Dr Nayyer Ali of the Muslim Public Affairs Council too advances several reasons to explain why the Muslim vote didn’t matter in Election 2004, the principal one being: “The American political process is open to those who see themselves and present themselves as Americans. Most Muslims however see the choice as Muslims on one side and Americans on the other.”
While such observations carry considerable weight, the fact remains that the bloc vote has done Muslims more good than harm. It also holds the promise of precipitating a wholesome change. Its immediate benefits enunciated by an AMT supporter, can be summed up as follows:

1) Self correction - The errors and omissions of 2000 were corrected in 2004 and broader consultation has resulted in better results, 2) Environment –We are beginning to understand America and America is beginning to understand Islam and Muslims, 3) Contextualization - Even though Bush won the election, about half the country voted against him. The Muslims were not alone and isolated as they would have been had they voted for a third party, 4) Maturity - We hav e learnt to agree and disagree without a split, respect diversity of opinion and work with other organizations, 5) Multi-Party Strategy - While we have decided to remain in the mainstream, we have also discovered the significant and creative role of America’s third parties; and 6) Intergenerational Learning - Political savvy is hereditary, immigrant parents are getting it from their American-born children.

Circumstanced as they are today, it is for American Muslims to transform the ‘worst of times’ into the ‘best of times’ by reaching out to fellow Americans and presenting the peaceful face of Islam. Muslim Americans who have read Dicken’s classic ‘A Tale of Two Cities’ know that the English novelist not only talks of the worst and the best of times but also of a ‘winter of despair’ and ‘a spring of hope.’ The AMT has to be an all-time undertaking for a wholesome change, fo r a speedy transition to ‘a spring of hope.’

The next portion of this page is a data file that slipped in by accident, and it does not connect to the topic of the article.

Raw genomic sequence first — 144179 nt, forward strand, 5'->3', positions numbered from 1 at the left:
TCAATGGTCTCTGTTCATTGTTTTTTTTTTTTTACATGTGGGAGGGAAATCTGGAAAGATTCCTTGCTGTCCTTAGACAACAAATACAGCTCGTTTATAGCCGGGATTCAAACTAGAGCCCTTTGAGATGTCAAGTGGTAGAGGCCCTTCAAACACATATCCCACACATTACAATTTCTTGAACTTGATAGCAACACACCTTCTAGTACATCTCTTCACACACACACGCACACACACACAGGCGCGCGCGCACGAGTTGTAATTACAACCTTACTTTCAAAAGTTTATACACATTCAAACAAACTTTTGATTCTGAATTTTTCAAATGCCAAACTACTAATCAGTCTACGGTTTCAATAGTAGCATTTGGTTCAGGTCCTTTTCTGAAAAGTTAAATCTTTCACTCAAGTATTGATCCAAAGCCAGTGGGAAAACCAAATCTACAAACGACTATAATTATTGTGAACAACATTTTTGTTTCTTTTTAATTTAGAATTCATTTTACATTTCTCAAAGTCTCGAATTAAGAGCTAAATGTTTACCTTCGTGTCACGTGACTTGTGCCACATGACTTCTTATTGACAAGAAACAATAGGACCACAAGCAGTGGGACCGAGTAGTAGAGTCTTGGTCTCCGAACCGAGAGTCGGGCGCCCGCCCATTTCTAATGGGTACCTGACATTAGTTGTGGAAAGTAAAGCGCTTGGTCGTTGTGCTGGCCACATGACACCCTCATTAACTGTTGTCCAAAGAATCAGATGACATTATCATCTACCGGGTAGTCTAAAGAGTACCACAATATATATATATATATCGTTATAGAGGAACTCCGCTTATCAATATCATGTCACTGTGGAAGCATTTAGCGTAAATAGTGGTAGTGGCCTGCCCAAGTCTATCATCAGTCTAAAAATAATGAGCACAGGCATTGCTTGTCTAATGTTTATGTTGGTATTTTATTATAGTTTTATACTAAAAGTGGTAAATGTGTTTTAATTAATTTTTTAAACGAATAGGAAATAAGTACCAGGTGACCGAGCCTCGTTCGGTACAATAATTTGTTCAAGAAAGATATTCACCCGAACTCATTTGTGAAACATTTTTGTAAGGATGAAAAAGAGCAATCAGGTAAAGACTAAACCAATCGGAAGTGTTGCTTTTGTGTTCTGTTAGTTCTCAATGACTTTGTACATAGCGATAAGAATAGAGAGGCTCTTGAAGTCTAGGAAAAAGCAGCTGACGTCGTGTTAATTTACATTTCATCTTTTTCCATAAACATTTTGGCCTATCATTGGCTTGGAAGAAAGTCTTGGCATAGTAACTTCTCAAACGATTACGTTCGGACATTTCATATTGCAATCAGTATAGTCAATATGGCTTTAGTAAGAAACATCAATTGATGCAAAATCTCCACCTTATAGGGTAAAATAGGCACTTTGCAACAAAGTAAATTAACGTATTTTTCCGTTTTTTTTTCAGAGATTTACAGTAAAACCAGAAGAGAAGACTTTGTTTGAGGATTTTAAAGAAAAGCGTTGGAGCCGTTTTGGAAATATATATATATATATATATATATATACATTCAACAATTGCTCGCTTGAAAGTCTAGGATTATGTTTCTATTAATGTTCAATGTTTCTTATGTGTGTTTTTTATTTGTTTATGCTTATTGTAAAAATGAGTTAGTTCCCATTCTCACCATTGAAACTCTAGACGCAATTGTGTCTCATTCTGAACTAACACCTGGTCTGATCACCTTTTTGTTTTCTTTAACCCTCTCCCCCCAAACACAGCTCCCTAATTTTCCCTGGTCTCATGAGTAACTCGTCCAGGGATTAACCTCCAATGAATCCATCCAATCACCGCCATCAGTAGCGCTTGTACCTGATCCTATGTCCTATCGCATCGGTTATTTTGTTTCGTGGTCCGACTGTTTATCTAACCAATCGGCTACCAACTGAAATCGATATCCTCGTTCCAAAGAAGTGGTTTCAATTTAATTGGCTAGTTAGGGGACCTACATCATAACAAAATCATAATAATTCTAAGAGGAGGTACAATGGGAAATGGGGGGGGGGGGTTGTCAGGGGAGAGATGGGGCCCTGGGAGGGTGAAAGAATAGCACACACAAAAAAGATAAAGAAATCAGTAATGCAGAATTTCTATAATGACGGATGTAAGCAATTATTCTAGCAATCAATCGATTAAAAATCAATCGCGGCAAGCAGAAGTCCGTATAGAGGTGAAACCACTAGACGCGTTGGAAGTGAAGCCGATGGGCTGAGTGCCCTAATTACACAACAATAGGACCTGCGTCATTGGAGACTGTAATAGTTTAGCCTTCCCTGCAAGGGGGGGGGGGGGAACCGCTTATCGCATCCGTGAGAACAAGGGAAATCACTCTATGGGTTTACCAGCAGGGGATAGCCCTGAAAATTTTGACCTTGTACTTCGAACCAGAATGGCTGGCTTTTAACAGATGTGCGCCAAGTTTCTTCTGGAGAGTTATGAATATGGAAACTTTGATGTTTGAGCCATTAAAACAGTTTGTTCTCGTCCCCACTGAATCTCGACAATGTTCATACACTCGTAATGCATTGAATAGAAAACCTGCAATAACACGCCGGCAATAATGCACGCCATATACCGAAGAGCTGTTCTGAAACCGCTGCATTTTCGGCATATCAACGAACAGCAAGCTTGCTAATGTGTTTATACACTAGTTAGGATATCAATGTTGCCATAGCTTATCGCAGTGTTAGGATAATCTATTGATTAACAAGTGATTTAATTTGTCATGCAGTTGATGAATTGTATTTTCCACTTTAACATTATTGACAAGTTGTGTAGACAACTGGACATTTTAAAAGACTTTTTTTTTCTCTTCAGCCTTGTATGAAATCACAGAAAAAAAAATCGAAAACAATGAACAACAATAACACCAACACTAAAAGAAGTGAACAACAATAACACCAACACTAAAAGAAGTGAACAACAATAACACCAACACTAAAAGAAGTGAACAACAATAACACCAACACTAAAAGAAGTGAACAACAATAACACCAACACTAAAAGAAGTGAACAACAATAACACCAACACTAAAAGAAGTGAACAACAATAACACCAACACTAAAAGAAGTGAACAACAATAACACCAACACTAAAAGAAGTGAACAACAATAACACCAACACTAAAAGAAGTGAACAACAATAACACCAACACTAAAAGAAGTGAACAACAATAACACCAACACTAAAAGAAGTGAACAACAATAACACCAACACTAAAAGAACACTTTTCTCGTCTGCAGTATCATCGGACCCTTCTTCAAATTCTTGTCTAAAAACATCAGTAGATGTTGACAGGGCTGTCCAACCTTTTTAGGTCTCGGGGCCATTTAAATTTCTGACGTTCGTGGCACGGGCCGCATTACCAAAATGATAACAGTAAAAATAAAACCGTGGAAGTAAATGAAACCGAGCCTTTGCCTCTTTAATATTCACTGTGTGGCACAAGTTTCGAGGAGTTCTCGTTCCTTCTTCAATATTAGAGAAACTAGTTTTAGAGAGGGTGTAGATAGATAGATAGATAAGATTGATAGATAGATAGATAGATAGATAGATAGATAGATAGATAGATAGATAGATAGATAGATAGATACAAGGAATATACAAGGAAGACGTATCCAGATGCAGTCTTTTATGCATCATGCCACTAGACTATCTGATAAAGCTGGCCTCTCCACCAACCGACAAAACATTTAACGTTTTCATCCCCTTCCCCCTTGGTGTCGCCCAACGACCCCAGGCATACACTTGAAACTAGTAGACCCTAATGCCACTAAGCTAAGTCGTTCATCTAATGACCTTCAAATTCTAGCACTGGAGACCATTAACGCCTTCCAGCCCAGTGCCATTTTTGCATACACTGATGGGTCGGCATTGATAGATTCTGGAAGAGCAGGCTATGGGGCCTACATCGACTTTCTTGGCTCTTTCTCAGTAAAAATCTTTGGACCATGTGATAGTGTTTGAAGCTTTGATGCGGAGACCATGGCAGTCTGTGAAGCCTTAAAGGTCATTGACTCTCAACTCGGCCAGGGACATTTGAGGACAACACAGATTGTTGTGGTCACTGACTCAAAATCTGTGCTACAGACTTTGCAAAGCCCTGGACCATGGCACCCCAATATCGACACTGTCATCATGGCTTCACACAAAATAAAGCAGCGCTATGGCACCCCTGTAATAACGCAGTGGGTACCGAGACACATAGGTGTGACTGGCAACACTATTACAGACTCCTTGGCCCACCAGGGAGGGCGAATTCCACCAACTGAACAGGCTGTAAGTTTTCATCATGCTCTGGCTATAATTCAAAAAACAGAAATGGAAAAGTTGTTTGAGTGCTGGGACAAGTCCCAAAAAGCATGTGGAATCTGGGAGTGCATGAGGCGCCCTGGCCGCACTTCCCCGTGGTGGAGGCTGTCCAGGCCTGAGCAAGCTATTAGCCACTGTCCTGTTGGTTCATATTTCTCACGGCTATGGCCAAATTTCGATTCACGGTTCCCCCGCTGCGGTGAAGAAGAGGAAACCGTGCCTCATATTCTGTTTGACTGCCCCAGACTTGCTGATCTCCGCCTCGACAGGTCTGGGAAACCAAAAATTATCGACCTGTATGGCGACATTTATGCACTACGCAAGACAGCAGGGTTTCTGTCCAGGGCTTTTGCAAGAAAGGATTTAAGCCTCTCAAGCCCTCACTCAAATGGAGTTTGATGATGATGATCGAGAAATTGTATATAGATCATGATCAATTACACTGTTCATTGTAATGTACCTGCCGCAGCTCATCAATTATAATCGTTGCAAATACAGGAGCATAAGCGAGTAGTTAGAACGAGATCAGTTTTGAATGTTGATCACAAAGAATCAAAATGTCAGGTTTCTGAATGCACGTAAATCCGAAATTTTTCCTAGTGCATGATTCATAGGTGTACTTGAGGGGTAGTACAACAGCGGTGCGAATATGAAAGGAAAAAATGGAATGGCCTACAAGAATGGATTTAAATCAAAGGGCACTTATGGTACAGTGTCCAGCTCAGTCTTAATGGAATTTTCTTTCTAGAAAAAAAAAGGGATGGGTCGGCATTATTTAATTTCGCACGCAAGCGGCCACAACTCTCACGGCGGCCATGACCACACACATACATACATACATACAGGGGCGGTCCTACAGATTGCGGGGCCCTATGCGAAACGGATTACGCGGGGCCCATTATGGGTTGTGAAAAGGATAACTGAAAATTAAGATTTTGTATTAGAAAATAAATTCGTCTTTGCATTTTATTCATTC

As for Pakistani Americans, President Bush’s victory should signify the end of the roller-coast equation that has characterized ties between Washington and Islamabad in the past. The US should act with promptitude to respond to Pakistan’s long-standing request for the supply of the F-16s to furnish proof of the closer ties binding the two countries together today. IT is one field that could reward both countries if they enter into well-meaning collaborative arrangements. - afaruqui@pakistanlink.com)


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Editor: Akhtar M. Faruqui